Greg Palmer 6:55
Well, I do have to say there’s kind of a flip side of this as well because I mean, there’s clearly this carrot that’s out there. Some real tangible benefits that come from this remote working standpoint. But there was also an interesting piece in the report talking about the skills gap that has kind of come to light as a result of this, people, you know, not being in a position or technologically ready maybe to work remotely from home. And you know, I think you call it a skills gap that was really concerning, and just want to highlight some of this because more than 70% of your respondents saw this gap as a significant or a moderate threat, just 4% saw it as no threat whatsoever. But I think more concerning was 75% of your respondents reported no progress or minimal progress and addressing that skills gap. So this is, I think, a really interesting dichotomy. You know, can you talk a little bit about that problem and how banks and really everybody should be trying to address it?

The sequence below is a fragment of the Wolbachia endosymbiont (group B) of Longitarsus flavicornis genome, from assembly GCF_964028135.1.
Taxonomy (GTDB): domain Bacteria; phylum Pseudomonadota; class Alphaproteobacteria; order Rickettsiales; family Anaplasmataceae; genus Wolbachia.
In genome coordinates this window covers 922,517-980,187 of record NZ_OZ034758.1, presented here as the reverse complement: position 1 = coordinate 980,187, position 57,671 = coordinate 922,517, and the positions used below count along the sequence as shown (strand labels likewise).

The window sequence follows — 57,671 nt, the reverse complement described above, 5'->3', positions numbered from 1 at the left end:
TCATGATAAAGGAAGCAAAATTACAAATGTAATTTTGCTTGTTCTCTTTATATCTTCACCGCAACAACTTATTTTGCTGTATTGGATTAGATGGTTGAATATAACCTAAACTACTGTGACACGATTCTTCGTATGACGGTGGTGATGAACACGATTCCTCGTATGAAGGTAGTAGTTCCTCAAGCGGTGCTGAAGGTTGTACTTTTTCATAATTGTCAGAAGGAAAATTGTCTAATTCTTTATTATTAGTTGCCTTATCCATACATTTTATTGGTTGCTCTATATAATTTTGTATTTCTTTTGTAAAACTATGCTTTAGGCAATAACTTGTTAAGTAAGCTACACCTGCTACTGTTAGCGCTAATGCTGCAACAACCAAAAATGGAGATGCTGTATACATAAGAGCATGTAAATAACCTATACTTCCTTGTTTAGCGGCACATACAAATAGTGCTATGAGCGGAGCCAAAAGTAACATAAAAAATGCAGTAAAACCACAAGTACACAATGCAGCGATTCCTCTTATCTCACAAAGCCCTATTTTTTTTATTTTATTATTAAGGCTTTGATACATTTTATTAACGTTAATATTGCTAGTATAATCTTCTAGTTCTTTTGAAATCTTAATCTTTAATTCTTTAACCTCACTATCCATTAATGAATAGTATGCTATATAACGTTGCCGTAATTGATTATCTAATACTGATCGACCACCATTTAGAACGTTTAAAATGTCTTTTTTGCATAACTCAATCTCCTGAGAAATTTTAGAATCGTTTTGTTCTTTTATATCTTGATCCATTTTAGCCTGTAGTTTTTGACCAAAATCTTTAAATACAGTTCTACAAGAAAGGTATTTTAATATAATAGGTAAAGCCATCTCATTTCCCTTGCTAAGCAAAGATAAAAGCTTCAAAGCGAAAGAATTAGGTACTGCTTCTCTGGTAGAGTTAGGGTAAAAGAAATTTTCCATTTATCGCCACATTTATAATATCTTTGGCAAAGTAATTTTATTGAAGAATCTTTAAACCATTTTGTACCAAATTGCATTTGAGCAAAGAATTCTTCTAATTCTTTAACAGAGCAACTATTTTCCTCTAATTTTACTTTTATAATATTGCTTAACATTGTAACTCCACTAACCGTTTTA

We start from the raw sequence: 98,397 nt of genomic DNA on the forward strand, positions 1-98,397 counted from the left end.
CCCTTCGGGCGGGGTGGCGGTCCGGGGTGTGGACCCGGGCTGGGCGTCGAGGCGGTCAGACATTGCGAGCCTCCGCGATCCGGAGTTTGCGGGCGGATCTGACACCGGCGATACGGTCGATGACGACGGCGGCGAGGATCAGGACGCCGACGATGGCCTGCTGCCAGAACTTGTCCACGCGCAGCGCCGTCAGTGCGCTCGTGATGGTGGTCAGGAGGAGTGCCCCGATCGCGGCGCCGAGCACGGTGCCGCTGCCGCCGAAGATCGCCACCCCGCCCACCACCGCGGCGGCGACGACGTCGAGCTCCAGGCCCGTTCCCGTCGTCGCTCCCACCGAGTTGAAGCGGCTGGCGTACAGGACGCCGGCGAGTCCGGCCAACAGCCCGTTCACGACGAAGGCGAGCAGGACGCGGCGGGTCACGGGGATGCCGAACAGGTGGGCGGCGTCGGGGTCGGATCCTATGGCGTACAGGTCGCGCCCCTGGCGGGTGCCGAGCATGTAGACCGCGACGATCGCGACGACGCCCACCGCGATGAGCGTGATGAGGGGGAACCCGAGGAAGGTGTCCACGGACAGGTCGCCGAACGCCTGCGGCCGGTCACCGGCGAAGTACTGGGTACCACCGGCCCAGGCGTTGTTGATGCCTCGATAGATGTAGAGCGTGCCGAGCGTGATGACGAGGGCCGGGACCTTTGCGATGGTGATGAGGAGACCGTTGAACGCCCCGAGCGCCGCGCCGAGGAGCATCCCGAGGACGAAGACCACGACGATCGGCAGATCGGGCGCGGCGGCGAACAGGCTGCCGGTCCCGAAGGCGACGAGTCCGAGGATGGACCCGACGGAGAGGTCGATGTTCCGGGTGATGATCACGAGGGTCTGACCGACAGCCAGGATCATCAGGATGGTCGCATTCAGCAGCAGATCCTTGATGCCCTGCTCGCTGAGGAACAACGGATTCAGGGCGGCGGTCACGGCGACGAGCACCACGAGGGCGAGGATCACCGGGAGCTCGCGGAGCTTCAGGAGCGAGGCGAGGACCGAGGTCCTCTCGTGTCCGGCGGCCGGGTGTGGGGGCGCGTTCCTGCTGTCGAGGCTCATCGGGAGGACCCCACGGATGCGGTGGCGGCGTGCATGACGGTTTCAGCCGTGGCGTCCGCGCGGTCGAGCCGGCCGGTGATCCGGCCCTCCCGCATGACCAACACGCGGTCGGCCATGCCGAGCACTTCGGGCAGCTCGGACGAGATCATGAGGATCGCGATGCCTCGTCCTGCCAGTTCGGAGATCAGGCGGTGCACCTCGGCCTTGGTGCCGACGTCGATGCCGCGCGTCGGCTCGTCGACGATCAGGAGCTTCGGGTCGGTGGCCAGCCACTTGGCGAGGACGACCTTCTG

Jim Marous 7:51
Yeah, so the skills gap release around, obviously on March 13, or whatever date you want to pick. We all went digital. Consumers went digital, small business went digital, banking went digital, we really didn’t have an option. It became vastly apparent, not that we didn’t know as incoming that doing banking the old fashioned way, both internally and externally, was no longer going to work as well. And what we find out is that when you’re doing digital transformation, we can redefine that any way we want. It’s going to take different skills in a lot of areas to work with technology, and digital delivery to say, what how do we deliver services going forward?
Jim Marous 8:35